By Josh Constine
It might be the right thing to do for Zynga (NASDAQ:ZNGA) and the shareholders, but that won't make it any easier for the game and forum moderators who won't have their contacts with Zynga renewed. The company is executing the cost-cutting strategy it laid out in its Q3 earnings report by axing some moderator positions and ceasing to start any new contracts.
The lost jobs were first mentioned by the independent "Facebook & Zynga Blog", and we've since confirmed that some outside contractor moderators won't be coming back. Not all of them as that blog post suggests, though, and these jobs aren't being outsourced to India. They're being eliminated entirely until further notice. Here's Zynga's statement to TechCrunch:
As part of the cost reduction program we announced in October, contracts on some outside services, including a portion of our forum moderators, will be allowed to expire. Player support remains a top priority for Zynga. Forum moderators will continue to be a feature of all Zynga games, and players will continue to have access to additional support through email, live premium chat and peer groups through social channels.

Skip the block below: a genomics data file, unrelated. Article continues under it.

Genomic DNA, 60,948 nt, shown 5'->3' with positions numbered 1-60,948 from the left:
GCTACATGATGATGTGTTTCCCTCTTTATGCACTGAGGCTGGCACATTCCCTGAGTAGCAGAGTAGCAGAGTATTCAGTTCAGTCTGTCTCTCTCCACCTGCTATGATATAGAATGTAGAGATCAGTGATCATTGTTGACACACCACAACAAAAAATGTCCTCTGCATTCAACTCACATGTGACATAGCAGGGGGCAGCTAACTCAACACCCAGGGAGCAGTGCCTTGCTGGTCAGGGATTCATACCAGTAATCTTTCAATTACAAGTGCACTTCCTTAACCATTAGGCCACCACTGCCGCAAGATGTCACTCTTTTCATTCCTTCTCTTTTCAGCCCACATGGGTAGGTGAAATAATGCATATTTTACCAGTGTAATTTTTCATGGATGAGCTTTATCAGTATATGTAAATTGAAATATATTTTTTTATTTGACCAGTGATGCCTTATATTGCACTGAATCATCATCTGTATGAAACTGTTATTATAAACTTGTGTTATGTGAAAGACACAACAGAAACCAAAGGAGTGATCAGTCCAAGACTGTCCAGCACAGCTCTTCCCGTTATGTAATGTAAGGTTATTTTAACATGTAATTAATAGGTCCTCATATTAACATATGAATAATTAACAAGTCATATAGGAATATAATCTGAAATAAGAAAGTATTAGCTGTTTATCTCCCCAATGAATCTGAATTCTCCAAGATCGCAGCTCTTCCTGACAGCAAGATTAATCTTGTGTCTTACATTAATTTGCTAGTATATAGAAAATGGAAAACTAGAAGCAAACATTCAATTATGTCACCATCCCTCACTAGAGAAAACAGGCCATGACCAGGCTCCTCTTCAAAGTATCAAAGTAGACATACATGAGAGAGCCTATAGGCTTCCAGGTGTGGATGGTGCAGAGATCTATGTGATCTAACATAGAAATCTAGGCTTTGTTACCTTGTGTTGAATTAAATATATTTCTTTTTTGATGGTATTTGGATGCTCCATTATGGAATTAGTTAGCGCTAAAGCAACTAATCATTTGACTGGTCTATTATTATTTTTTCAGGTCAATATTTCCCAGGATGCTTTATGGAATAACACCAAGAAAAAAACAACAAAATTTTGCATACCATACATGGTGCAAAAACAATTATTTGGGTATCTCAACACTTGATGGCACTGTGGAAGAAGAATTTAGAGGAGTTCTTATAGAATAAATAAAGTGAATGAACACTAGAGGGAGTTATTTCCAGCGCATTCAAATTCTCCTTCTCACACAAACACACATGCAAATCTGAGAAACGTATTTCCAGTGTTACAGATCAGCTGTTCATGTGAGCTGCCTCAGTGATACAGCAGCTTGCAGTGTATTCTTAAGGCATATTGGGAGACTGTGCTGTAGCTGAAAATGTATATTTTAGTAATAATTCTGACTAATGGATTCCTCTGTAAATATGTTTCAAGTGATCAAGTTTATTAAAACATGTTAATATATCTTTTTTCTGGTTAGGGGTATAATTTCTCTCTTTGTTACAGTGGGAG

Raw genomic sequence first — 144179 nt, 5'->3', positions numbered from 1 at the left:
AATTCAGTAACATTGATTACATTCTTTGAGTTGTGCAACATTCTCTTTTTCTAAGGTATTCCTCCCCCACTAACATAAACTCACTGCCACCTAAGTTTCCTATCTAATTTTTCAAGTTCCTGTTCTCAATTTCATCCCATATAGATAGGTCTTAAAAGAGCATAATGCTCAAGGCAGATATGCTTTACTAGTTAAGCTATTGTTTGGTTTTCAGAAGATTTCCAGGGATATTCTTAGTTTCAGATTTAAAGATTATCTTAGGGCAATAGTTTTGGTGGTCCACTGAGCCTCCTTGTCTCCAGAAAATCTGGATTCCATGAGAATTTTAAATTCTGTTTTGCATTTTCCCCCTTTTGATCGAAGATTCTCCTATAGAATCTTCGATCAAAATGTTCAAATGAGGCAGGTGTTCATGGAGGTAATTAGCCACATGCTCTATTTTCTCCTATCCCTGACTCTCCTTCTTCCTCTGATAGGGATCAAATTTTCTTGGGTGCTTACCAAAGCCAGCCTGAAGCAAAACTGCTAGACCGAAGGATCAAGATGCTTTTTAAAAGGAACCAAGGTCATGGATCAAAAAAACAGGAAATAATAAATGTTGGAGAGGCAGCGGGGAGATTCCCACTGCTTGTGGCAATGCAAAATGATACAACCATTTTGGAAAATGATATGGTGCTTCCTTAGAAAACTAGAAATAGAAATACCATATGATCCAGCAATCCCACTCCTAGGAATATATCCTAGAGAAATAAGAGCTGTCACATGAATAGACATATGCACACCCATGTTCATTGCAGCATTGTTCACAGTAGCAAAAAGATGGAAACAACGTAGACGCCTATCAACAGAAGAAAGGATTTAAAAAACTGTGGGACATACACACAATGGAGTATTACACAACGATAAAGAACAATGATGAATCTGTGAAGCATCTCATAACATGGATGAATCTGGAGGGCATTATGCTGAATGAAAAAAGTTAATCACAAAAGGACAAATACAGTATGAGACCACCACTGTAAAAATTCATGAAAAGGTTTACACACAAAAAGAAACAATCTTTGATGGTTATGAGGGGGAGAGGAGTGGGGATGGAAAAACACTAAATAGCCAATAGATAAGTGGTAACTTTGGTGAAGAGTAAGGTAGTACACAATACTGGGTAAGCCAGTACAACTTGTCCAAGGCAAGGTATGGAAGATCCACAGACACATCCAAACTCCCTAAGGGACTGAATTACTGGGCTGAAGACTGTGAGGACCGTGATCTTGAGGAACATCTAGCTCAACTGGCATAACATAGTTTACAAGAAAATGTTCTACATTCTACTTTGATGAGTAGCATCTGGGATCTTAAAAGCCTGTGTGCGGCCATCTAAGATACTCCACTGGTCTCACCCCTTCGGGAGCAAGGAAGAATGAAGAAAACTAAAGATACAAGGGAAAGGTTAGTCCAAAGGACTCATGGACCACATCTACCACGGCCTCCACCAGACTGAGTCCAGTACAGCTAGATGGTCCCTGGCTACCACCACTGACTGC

Moderators are Zynga's way of humanizing its games. They help new gamers learn how to play while answering nitty-gritty questions for veterans. The moderators provide customer support, gather info on bugs, and keep the company's forums civil.
The news follows a large round of around 150 firings, big staff reductions in Austin, and a full shut down of the Boston office in October.
Zynga's Mark Pincus wrote that layoffs were the "most painful part of an overall cost reduction plan that also includes significant cuts in spending on data hosting, advertising and outside services, primarily contractors." That last part is what we're seeing today. It may be hard on the families of these workers as the holidays approach, but Zynga has to make some tough choices if it's going to turn the company around, salvage its share price, and make sure the rest of its full-time employees can keep their jobs.